Import sys versus from sys import...?

In Ex13 (LP3THW), the first line is “from sys import argv”, so (I think), the program is asking the interpreter to import the argv function/class/whatever from the sys module/library/whatever. In Ex23, the line is just “import sys”. Does this import the entire sys module, with all included functions/classes/whatevers? In Ex35, it’s back to importing just one function: “from sys import exit”. Now, in looking things up online, I’ve found code examples that include similar lines, as well as “from sys import *”. I’m pretty sure, though I can’t find it now, I’ve also seen “from sys import *” on line 1, and "from sys import " on line 2, or something similar.

So, when should you import a single function, when should you import the whole library, and when should you - apparently? - do both? Is “from sys import " the same as “import sys”, or is "” actually an individual function, similar to “argv”? (I’ve been assuming it’s just a wildcard.)

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In a nutshell:

  • import fruit makes the module fruit available in the current scope. Anything in that module can be accessed with dot access, e.g.: print(fruit.banana). Do this.

  • from fruit import banana makes the name banana (which is defined in fruit) directly available in the current scope: print(banana) Do this is if you need very few specific things from a module.

  • Never use the form from fruit import * except for quick and dirty hacks. This will blanket import everything from fruit and is too likely to cause name clashes.

You can mix both forms freely, and import statements can theoretically be anywhere in a file, even inside functions, but they should be at the top.

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What @florian said…

I struggled with this when I started. I couldn’t understand the module and class part and it baffled me when I saw things like:

from app import App

Once I got that, I then got confused as to when to use the different imports styles too.

These days I consider the size of the module I’m importing and how much I’m using. In some cases there’s best practice like:

import pandas as pd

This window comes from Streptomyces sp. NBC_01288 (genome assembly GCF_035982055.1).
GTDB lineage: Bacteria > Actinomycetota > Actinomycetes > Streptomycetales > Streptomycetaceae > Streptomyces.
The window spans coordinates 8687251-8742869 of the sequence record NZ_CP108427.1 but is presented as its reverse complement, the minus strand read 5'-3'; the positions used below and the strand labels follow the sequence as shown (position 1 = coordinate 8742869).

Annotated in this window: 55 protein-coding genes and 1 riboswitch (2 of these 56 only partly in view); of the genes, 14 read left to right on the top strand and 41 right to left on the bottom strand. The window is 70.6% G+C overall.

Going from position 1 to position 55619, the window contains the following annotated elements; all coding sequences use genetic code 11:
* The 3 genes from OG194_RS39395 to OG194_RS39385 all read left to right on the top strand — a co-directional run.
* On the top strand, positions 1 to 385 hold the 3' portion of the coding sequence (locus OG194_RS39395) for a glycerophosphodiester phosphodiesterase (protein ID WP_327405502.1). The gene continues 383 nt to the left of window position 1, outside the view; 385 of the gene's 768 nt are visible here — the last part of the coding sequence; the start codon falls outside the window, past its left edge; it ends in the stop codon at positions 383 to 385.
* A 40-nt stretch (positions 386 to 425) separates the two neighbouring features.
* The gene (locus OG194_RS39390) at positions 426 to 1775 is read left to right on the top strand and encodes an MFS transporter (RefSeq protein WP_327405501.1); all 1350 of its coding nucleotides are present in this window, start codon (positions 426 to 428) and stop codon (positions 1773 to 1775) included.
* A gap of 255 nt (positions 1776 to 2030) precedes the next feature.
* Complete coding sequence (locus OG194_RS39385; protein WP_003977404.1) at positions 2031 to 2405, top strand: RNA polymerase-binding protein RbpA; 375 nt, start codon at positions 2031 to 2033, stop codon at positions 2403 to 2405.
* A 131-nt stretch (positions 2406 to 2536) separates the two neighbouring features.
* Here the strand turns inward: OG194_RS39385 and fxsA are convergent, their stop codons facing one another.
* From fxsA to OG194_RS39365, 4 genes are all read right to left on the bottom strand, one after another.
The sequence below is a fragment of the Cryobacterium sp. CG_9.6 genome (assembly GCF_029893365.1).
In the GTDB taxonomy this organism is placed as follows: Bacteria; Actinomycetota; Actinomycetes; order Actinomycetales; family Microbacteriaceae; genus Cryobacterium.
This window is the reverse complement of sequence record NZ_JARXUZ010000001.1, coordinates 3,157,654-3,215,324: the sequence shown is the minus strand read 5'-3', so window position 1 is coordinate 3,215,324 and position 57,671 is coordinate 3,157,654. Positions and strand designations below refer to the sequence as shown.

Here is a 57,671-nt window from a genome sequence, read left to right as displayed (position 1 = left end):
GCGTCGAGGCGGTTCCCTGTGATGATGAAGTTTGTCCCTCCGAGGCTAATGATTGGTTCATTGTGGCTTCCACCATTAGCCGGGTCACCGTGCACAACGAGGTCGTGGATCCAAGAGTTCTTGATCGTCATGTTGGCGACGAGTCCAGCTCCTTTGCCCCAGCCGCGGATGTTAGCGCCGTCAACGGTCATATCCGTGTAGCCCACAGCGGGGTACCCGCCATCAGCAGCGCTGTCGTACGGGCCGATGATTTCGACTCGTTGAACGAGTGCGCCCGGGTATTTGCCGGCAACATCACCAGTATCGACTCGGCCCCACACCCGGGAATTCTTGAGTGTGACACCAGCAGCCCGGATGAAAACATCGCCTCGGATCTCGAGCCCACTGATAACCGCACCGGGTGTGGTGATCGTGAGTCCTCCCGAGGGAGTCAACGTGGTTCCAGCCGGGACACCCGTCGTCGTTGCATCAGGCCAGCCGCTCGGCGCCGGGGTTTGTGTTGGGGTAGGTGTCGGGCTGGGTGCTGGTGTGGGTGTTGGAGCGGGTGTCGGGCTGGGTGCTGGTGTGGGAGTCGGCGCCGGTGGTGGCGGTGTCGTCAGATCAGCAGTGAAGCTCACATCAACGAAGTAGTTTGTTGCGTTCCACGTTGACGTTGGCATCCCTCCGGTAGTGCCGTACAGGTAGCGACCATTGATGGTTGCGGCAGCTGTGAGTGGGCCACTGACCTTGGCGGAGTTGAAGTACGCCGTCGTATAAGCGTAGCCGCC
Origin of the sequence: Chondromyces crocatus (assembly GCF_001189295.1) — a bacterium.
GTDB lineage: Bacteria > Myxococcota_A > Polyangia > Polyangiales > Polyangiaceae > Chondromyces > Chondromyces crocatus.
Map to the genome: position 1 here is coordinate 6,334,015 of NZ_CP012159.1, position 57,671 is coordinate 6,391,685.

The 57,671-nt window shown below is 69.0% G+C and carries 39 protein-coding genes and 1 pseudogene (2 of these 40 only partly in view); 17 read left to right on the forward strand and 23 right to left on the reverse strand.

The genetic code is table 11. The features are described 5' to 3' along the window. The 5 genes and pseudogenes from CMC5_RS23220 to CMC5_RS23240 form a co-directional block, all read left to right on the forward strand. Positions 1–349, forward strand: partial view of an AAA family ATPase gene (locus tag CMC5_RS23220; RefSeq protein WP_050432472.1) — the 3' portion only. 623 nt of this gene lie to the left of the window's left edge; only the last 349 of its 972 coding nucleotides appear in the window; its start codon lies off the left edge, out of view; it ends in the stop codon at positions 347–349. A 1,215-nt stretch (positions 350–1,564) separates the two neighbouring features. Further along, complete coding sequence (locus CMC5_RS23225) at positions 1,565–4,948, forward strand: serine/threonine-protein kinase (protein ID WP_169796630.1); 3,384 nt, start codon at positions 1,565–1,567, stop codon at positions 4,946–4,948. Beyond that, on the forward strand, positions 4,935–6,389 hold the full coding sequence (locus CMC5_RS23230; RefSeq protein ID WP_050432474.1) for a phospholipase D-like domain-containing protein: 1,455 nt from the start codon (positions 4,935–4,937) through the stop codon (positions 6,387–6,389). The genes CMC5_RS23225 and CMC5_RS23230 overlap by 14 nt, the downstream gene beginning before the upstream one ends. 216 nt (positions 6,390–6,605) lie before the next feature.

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So, what does “import pandas as pd” do?

It imports a module under another (usually shorter) name.

import pandas as pd
pd.do_great_stuff()
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Yeah, the ‘pd’ alias is just a convention. You could call it ‘banana’ or ‘excellent_data_module’ but that lacks the brevity of ‘pd’.

It’s a useful trick if the module title you are using is lengthy, like ‘selenium_webdriver’ because you can alias to something you like.

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import numpy as the_standard_library_for_numerical_computations

To enhance code readability… :stuck_out_tongue_winking_eye:

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Can anyone comment if there are memory or performance benefits for choosing one method over the other?

My gut feeling is it would be better to only import the bare minimum you need, but perhaps the compiler strips out anything not used regardless, so maybe it doesn’t matter…?

Exactly that. If your imported module is massive then only importing what you need is faster. How much faster on modern computers is questionable.

Actually this might be a fun test for performance. I might create a module with 1000 functions (that print function name) and comparing calling the entire module with just one function. I still think it will be negligible difference.

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I daresay when performance is so important that you actually need to care about this, then you won’t be using Python anyway.

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Yes totally agree. A more tangible Python performance improvement would be using comprehensions over nested loops.

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